Today, the holoTC-RIA has been replaced by an assay that uses holoTC-specific monoclonal antibodies (25). On the AxSYM platform (Abbott Labs, North Chicago, IL), the method has a measurement range of 3–100 pmol/L and a total imprecision of 6–9%. The results obtained by this method compare well with those of the holoTC-RIA (26, 27).


When a marker is used to monitor a population's vitamin B-12 status, it should be remembered that an elevation in holoTC or vitamin B-12 concentration or a decrease in MMA or tHcy concentration by determinants other than vitamin B-12 deficiency predicts a spurious sufficient status. Obviously, the opposite is true for prediction of a spurious insufficient status.

We and others have documented holoTC determinants not related to vitamin B-12 status. The results are summarized below and, to some extent, in relation to determinants for other markers of vitamin B-12 status.

Blood sampling and storage

HoloTC, like vitamin B-12, is a stable analyte and no special precautions need to be taken to draw blood samples for holoTC measurement. HoloTC is also stable in storage at –20°C to −70°C, probably for years. Loikas et al (28) examined stability systematically for storage at –70°C for up to 16 mo.

Diurnal variation

A major concern has been the possible elevation in holoTC after intake of vitamin B-12–rich food. The few studies that have addressed this issue have shown very limited variations related to intake of a normal diet (9, 29) and because of that, blood can be drawn both from fasting and nonfasting individuals. However, repeated intakes of high physiologic doses of vitamin B-12 (eg, 9 μg 3 times in 1 d) elevate the holoTC concentration (and to a lesser degree the total vitamin B-12 concentration) within 24 h (30). We have used this finding to develop a clinical test for vitamin B-12 absorption, as described below.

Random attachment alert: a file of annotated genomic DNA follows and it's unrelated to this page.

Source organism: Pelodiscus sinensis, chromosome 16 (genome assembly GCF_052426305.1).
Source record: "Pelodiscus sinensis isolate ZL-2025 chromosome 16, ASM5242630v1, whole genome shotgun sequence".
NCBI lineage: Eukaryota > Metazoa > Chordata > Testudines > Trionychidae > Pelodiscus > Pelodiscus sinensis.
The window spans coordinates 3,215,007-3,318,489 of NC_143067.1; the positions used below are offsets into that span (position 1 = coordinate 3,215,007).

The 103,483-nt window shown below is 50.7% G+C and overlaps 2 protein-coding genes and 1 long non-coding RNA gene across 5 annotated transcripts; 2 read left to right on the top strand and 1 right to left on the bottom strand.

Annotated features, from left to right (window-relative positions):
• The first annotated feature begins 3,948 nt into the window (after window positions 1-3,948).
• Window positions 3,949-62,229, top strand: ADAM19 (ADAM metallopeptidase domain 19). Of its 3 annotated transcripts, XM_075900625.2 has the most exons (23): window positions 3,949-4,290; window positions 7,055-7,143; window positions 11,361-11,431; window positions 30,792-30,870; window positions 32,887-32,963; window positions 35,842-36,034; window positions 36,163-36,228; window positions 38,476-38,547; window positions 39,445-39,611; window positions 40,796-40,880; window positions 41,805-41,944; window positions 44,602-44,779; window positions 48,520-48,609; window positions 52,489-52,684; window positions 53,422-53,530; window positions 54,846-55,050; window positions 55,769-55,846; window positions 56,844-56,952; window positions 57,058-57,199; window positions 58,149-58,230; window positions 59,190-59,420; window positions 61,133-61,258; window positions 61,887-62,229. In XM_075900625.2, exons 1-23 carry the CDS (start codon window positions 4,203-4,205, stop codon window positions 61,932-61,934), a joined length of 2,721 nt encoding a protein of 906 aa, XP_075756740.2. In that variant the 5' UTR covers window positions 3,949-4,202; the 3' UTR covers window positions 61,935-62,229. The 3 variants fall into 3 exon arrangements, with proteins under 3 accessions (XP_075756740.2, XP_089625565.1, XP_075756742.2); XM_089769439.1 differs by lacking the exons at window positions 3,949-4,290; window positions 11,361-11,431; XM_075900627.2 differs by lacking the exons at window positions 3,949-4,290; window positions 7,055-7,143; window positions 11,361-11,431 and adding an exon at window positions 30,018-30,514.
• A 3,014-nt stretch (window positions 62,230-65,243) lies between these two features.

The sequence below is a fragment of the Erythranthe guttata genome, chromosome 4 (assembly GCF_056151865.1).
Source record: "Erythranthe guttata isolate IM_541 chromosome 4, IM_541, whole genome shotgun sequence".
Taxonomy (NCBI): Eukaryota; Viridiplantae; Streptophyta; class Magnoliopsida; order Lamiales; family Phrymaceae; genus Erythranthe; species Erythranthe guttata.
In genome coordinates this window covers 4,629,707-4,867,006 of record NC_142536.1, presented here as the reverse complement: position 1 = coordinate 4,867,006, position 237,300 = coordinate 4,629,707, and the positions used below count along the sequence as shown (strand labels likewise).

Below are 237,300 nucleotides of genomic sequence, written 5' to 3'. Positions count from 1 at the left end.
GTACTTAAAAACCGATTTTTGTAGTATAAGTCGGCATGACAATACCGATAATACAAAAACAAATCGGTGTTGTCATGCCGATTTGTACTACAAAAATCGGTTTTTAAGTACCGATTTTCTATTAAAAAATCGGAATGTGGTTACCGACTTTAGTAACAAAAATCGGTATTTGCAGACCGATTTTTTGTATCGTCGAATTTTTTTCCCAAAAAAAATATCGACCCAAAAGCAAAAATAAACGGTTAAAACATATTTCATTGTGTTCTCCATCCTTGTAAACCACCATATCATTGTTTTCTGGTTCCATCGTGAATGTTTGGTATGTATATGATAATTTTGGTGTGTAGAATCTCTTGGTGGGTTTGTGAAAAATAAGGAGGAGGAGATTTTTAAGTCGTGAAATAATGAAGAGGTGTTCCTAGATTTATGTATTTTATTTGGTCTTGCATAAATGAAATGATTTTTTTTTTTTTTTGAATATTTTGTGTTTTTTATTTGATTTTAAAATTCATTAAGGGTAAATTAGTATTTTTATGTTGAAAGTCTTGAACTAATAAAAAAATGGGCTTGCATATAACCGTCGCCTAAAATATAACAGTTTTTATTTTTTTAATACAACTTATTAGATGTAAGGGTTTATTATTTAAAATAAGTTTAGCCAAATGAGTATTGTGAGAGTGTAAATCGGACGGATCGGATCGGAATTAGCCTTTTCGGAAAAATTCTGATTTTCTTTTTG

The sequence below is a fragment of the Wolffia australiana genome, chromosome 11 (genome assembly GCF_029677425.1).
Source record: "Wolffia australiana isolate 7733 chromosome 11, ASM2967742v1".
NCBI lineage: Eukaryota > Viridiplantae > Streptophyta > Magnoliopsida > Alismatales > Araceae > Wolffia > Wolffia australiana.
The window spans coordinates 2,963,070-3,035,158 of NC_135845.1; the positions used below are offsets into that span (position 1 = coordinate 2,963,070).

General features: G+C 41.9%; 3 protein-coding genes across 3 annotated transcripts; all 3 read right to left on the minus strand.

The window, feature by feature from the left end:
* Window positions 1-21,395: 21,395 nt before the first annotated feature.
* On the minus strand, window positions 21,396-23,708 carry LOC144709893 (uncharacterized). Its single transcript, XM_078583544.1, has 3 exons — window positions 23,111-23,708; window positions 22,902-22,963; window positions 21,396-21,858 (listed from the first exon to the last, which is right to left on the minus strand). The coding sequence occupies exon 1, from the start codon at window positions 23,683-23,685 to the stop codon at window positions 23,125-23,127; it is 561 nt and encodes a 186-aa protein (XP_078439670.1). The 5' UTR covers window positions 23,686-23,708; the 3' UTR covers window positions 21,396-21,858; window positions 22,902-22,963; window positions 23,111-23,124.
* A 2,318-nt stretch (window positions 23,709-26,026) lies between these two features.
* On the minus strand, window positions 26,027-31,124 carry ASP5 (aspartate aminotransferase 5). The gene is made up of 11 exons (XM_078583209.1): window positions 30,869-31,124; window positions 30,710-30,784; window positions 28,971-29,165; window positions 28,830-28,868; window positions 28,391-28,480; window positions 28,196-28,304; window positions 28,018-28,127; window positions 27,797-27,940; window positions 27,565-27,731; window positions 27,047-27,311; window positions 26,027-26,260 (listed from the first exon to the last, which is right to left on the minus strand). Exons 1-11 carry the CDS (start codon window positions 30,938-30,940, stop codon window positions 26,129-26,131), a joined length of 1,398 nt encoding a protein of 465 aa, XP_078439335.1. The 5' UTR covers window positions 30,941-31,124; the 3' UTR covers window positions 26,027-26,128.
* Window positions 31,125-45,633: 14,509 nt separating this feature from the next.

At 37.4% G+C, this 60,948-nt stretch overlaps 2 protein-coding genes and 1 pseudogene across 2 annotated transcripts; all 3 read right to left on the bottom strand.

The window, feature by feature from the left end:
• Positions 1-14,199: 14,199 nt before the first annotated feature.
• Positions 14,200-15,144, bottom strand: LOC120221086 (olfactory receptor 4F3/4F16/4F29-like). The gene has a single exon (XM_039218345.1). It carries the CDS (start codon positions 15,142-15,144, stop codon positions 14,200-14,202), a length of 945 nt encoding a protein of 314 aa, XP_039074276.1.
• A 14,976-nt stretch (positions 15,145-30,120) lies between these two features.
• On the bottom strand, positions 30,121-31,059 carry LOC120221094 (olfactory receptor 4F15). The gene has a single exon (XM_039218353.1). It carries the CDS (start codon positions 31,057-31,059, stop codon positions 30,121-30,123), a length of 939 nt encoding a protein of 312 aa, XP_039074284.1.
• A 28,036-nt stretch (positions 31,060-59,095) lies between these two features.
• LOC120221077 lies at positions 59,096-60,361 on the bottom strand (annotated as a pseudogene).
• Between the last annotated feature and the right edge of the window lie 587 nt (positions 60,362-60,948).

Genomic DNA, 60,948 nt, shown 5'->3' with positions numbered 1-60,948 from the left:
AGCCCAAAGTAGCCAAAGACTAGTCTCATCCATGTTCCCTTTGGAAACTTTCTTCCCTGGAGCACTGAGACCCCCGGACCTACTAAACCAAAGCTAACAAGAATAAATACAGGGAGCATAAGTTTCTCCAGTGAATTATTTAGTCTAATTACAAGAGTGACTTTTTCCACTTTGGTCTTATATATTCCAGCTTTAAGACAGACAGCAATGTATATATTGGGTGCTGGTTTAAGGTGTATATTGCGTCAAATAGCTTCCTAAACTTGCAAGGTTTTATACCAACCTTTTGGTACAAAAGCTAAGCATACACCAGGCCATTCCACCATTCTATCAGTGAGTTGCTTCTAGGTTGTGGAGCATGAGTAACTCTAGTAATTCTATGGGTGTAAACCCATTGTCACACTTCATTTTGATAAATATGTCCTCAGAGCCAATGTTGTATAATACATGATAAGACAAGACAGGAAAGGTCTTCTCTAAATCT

Plasma compared with serum

EDTA plasma has shown slightly higher values for holoTC or total transcobalamin in some studies (22, 31) but not in others (9). In general, it is acceptable to use both plasma and serum to analyze holoTC concentrations.

Sex, race, and life cycle

HoloTC, like total vitamin B-12, varies to a limited extent by sex or age. Note, however, that Refsum et al (9) reported slightly lower concentrations in younger women. In contrast, we and others have observed marked alterations in the metabolic markers, especially tHcy, in relation to age and sex (32, 14).

Because haptocorrin decreases, total vitamin B-12 also decreases in pregnant women, to ≈50% at term compared with 2 mo postpartum. In contrast, holoTC concentrations remain unchanged during pregnancy (33, 34). For this reason, holoTC is better than vitamin B-12 for monitoring of vitamin B-12 status in population-based studies that include pregnant women. Information on racial differences in holoTC concentrations and other vitamin B-12 status markers is limited.

Total transcobalamin and holoTC

HoloTC accounts for 5–20% of total transcobalamin (23). Total transcobalamin does not change in patients with vitamin B-12 deficiency (E Nexo, unpublished data, 2011). For this reason, we have gained no additional information from the measurement of transcobalamin saturation as opposed to holoTC measurement alone (32). However, we observed a decrease in total transcobalamin after healthy individuals were given a daily vitamin B-12 dose of 500 μg. The concentration increased toward preloading values within the following 84 d (35). This observation might relate to the fact that the cellular receptor for transcobalamin, CD320, recognizes holoTC rather than apotranscobalamin (3638). After vitamin B-12 provision, the cells absorb an elevated amount of holoTC. However, once the cells are saturated with vitamin B-12, total transcobalamin reaches a new equilibrium.

Transcobalamin genotypes